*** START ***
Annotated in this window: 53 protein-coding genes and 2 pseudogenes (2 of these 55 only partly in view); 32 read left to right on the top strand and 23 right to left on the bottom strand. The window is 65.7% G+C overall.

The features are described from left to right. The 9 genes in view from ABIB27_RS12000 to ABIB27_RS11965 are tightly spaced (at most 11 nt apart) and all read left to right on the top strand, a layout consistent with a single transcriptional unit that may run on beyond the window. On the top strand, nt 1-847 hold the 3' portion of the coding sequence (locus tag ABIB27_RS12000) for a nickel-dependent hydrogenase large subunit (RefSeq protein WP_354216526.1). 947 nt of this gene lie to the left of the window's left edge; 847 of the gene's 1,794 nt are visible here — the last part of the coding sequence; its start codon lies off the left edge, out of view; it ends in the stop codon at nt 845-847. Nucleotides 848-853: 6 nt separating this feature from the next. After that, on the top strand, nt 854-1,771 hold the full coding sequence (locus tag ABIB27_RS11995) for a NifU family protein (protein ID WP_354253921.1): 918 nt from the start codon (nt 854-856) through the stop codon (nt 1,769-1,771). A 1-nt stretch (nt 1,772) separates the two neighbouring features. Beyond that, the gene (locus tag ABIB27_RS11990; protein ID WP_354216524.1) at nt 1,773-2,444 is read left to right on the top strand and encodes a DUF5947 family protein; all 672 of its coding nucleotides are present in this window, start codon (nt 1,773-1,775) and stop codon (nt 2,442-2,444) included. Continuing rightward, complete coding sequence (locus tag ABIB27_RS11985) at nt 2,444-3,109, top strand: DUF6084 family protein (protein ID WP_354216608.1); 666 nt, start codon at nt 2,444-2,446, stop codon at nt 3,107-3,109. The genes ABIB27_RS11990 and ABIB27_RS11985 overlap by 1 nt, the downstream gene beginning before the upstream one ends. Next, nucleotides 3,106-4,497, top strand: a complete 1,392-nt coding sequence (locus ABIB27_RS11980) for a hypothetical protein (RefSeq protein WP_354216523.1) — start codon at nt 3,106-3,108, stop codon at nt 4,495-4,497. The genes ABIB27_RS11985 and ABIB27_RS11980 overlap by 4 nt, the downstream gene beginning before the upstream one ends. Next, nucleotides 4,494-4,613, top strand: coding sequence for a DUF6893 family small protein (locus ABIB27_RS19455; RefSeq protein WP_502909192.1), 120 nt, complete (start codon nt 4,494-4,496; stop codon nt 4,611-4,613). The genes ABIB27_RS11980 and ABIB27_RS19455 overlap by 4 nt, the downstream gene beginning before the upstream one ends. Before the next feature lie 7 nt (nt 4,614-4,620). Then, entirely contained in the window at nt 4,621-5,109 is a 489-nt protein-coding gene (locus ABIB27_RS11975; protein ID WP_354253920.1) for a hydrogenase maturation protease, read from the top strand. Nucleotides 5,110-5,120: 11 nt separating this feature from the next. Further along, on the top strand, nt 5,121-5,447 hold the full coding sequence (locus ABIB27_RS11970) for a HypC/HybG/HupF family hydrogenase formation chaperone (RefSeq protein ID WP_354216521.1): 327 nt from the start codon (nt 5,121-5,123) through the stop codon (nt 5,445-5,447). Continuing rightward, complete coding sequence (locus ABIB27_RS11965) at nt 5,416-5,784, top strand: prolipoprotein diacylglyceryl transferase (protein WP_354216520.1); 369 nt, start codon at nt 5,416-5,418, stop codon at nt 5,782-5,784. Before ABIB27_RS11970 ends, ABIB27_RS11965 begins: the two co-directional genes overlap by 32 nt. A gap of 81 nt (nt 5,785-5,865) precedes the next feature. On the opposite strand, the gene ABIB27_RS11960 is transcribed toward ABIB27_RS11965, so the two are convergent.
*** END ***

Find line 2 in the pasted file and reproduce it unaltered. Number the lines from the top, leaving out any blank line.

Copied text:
The features are described from left to right. The 9 genes in view from ABIB27_RS12000 to ABIB27_RS11965 are tightly spaced (at most 11 nt apart) and all read left to right on the top strand, a layout consistent with a single transcriptional unit that may run on beyond the window. On the top strand, nt 1-847 hold the 3' portion of the coding sequence (locus tag ABIB27_RS12000) for a nickel-dependent hydrogenase large subunit (RefSeq protein WP_354216526.1). 947 nt of this gene lie to the left of the window's left edge; 847 of the gene's 1,794 nt are visible here — the last part of the coding sequence; its start codon lies off the left edge, out of view; it ends in the stop codon at nt 845-847. Nucleotides 848-853: 6 nt separating this feature from the next. After that, on the top strand, nt 854-1,771 hold the full coding sequence (locus tag ABIB27_RS11995) for a NifU family protein (protein ID WP_354253921.1): 918 nt from the start codon (nt 854-856) through the stop codon (nt 1,769-1,771). A 1-nt stretch (nt 1,772) separates the two neighbouring features. Beyond that, the gene (locus tag ABIB27_RS11990; protein ID WP_354216524.1) at nt 1,773-2,444 is read left to right on the top strand and encodes a DUF5947 family protein; all 672 of its coding nucleotides are present in this window, start codon (nt 1,773-1,775) and stop codon (nt 2,442-2,444) included. Continuing rightward, complete coding sequence (locus tag ABIB27_RS11985) at nt 2,444-3,109, top strand: DUF6084 family protein (protein ID WP_354216608.1); 666 nt, start codon at nt 2,444-2,446, stop codon at nt 3,107-3,109. The genes ABIB27_RS11990 and ABIB27_RS11985 overlap by 1 nt, the downstream gene beginning before the upstream one ends. Next, nucleotides 3,106-4,497, top strand: a complete 1,392-nt coding sequence (locus ABIB27_RS11980) for a hypothetical protein (RefSeq protein WP_354216523.1) — start codon at nt 3,106-3,108, stop codon at nt 4,495-4,497. The genes ABIB27_RS11985 and ABIB27_RS11980 overlap by 4 nt, the downstream gene beginning before the upstream one ends. Next, nucleotides 4,494-4,613, top strand: coding sequence for a DUF6893 family small protein (locus ABIB27_RS19455; RefSeq protein WP_502909192.1), 120 nt, complete (start codon nt 4,494-4,496; stop codon nt 4,611-4,613). The genes ABIB27_RS11980 and ABIB27_RS19455 overlap by 4 nt, the downstream gene beginning before the upstream one ends. Before the next feature lie 7 nt (nt 4,614-4,620). Then, entirely contained in the window at nt 4,621-5,109 is a 489-nt protein-coding gene (locus ABIB27_RS11975; protein ID WP_354253920.1) for a hydrogenase maturation protease, read from the top strand. Nucleotides 5,110-5,120: 11 nt separating this feature from the next. Further along, on the top strand, nt 5,121-5,447 hold the full coding sequence (locus ABIB27_RS11970) for a HypC/HybG/HupF family hydrogenase formation chaperone (RefSeq protein ID WP_354216521.1): 327 nt from the start codon (nt 5,121-5,123) through the stop codon (nt 5,445-5,447). Continuing rightward, complete coding sequence (locus ABIB27_RS11965) at nt 5,416-5,784, top strand: prolipoprotein diacylglyceryl transferase (protein WP_354216520.1); 369 nt, start codon at nt 5,416-5,418, stop codon at nt 5,782-5,784. Before ABIB27_RS11970 ends, ABIB27_RS11965 begins: the two co-directional genes overlap by 32 nt. A gap of 81 nt (nt 5,785-5,865) precedes the next feature. On the opposite strand, the gene ABIB27_RS11960 is transcribed toward ABIB27_RS11965, so the two are convergent.